trial of compatibilities, and without any of
the usual settlements of property on herself
separately. When remonstrated with, and
told that such confiding generosity was a
culpable weakness, and a wanton throwing of
temptation in a man's way, she said that she
was a woman, and had a right to be weak if
she liked ; that the other women of the place
might turn themselves into men if they chose ;
but that she believed any true woman knew a
true man when she saw one, and that if she



BY AND BY. 295

could not trust a man altogether, she would
not trust him at all ; and she did trust
Frank Hazeltine.

Her lover would not be outdone in orene-
rosity, and accepted her with the same
absence of all the usual safeguards and pre-
cautions. And so they became man and
wife in the simple fashion of old times, when
there were no marriage-settlements, no sepa-
ration-clauses, no woman's rights. In short,
they took each other for better or for worse,,
and agreed to swim or sink together. And
the only member of her own sex in the wide
country round that approved of their con-
duct, was the rebellious and defiant Nannie.

It was with a grim satisfaction that the old
Scotchman saw his daughter taken off his
hands. He liked Hazeltine, but he was too
confident of ]\Iattie's powers to plague, to
consider him a subject for envy. He soon
learnt to hope that she would plague him, for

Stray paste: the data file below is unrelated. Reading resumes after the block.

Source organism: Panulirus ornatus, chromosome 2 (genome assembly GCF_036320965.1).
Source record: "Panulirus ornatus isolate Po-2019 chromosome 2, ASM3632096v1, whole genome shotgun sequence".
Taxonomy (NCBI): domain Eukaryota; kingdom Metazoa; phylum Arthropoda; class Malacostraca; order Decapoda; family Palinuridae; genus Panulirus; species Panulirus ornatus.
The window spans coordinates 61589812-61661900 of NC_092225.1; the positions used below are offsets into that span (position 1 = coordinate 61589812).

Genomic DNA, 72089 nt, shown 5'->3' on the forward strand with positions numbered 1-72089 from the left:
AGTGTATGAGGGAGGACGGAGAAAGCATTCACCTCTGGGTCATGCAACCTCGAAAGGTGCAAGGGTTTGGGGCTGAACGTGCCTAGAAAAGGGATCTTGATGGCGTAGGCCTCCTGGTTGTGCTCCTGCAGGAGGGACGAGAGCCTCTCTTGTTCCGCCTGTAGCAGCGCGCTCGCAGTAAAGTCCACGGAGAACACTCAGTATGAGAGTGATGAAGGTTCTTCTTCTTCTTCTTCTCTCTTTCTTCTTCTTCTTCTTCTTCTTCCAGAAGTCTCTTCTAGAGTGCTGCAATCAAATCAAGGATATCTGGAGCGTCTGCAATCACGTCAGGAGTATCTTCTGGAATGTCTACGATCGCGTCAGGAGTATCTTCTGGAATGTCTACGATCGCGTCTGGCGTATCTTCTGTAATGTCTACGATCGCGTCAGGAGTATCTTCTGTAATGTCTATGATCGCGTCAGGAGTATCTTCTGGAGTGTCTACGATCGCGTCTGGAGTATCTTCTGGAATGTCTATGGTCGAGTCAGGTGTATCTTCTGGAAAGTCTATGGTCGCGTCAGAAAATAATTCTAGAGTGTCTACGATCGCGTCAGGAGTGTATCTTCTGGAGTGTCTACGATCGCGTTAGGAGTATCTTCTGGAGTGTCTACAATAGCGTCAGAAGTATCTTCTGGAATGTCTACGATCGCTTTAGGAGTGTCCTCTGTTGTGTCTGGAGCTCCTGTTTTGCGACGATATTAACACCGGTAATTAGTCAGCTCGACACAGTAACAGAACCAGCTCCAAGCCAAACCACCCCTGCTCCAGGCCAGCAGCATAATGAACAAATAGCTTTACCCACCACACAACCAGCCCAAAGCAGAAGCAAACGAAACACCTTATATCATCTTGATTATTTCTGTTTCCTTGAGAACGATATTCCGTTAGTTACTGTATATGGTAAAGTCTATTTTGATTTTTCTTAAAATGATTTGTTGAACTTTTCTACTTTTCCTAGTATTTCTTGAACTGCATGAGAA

he conceived a profound distrust of Hazeltine
so soon as he realised the fact that his wife
loved him. The father felt himself sup-
planted in his daughter s affections ! His



296 BY AND BY.

jealousy blazed out afresh when he found that
Nannie preferred her sister's home to her
own. Altogether, he was so ill at ease that
he determined to leave the country. It was
not through any wish for Nannie's company
that he took her with him. Indeed, he
probably would have left her with the Hazel-
tines, but the eagerness with which both they
and Nannie welcomed the arrangement, de-
cided the old man against it.

All that Criss saw during his brief sojourn
at the Farm, was an exquisitely lovely woman
retaining in maternity all the charms of girl-
hood ; and an exquisitely lovely girl, not yet
matron, and apparently as fancy-free as any
young spring-bok of the country ; and so
given to inconsistent extremes of conduct, so
incalculable in her moods, that she would
hardly bestow upon him a kind look or civil
speech, until he went to take leave of her,
and then she burst into a flood of passionate
tears.

Criss was moving away distressed and
perplexed at a phenomena so strange and un-



BY AND BY. 297

expected. But Nannie darted at him, and
declared vehemently that if he said a word
to her sister or anyone else about her crying,
she would kill him first and then herself;
and that she believed she only cried because
she had been so preternaturally good all the
time she had been in the Ariel with him, and
ever since, that she must make up for it
somehow.



END OF VOL. I.



BILLING, PRINTER, GUILDFORO, SURREi'.



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Online LibraryEdward MaitlandBy and by : an historical romance of the future (Volume 1) → online text (page 13 of 13)